This is actually a straightforward example, and the complexity can increase significantly in circumstances where there have been multiple renovations, data regarding the original assets and / or renovation assets are unavailable, etc. It is worth noting that even under what may appear to be difficult circumstances regarding the availability of data, there typically is a reasonable approach that can be taken to ascertain a measurable and supportable asset disposition deduction.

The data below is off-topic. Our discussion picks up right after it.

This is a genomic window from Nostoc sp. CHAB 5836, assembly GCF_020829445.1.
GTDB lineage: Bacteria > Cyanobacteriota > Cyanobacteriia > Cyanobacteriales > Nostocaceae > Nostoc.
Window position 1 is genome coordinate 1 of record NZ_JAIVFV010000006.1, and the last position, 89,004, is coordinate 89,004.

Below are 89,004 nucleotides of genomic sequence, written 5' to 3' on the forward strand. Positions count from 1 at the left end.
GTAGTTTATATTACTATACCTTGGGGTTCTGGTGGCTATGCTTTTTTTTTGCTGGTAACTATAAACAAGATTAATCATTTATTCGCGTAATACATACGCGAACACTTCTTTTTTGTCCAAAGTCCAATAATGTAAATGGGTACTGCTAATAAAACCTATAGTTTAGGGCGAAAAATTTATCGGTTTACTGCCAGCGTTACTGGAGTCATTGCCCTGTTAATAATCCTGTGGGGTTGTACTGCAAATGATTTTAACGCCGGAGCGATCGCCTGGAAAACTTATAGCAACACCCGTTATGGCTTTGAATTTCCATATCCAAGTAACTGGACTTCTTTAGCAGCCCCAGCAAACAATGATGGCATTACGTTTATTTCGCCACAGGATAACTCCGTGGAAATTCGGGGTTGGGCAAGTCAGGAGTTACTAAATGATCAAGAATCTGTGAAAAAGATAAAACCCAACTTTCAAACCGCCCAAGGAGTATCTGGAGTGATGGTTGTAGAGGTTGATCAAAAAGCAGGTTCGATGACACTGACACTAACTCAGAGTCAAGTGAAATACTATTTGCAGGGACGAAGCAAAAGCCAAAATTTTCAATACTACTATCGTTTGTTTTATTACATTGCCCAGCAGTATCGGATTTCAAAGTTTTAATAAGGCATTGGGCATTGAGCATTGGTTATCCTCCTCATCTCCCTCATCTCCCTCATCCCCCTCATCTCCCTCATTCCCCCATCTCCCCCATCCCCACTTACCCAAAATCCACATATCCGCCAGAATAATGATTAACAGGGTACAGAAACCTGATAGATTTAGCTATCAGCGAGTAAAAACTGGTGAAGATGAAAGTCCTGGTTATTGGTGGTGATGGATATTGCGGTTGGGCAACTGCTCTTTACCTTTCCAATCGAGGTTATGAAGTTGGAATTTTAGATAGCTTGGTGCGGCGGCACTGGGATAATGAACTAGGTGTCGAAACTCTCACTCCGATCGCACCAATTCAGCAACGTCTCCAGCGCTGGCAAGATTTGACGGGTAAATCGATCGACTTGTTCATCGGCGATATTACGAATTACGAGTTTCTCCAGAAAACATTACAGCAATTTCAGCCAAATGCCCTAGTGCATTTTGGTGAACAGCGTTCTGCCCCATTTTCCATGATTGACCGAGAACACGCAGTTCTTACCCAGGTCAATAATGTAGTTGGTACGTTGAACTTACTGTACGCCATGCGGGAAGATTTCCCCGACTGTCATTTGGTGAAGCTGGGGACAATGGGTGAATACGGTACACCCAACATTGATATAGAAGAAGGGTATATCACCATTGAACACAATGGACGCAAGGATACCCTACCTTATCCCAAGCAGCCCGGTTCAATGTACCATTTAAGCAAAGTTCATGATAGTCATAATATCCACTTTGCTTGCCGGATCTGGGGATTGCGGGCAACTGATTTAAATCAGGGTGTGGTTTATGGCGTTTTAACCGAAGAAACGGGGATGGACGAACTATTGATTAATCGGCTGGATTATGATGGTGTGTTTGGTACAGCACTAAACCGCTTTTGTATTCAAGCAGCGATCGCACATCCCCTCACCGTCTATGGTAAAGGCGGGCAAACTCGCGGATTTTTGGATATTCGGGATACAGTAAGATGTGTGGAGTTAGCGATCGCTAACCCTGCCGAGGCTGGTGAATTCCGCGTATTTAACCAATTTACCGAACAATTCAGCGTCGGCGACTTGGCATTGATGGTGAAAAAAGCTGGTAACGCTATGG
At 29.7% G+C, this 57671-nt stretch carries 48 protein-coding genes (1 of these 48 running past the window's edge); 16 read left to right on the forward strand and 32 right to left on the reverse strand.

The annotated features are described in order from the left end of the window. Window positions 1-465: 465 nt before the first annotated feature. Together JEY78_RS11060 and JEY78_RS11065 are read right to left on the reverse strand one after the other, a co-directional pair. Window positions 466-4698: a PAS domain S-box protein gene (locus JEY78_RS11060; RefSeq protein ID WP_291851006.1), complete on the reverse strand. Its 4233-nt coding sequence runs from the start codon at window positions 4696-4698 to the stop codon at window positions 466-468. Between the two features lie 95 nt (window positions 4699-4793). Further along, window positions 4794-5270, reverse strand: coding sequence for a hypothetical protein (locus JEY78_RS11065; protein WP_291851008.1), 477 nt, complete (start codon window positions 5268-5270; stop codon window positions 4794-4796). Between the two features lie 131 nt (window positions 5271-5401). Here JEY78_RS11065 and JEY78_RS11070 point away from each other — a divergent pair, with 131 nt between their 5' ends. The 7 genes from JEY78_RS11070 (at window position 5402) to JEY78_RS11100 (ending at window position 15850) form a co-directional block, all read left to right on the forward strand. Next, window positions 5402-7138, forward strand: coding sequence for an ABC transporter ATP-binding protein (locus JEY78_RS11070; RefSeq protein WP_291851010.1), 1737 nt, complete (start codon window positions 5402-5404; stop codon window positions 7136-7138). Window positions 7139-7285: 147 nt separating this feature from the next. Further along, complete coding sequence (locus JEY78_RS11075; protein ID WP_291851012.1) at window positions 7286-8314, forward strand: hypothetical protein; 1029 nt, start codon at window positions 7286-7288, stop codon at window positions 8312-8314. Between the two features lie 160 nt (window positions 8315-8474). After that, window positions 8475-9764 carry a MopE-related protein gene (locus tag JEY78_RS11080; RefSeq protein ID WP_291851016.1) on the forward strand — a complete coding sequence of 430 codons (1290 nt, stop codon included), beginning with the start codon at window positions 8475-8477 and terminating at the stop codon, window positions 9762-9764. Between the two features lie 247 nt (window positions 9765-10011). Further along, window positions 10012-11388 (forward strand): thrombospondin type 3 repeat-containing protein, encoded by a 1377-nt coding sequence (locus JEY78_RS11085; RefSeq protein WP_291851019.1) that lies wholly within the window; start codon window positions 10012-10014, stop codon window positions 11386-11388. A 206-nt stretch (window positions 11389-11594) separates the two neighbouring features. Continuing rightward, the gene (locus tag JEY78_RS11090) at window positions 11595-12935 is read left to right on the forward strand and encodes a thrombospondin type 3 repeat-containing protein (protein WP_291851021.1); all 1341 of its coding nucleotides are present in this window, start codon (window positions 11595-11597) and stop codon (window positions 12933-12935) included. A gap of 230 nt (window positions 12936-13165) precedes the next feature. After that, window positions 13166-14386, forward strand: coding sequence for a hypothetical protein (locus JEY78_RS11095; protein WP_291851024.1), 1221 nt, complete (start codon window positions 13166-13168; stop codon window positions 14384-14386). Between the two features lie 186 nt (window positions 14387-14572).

With a short window of time that ends with filing deadlines for 2014 tax returns, hospitality companies who own properties (and thus have tax depreciation rights to the assets) and have conducted renovations in the past, could realize a significant cash savings by taking tax deductions for previously disposed assets. As detailed disposition studies can become costly (depending on the number of hotel properties, size and type of structures, condition of records, and history of repairs and renovations), conducting an initial high-level assessment or diagnostic provide a practical way to gain insight into the potential financial benefits of a full asset disposition study.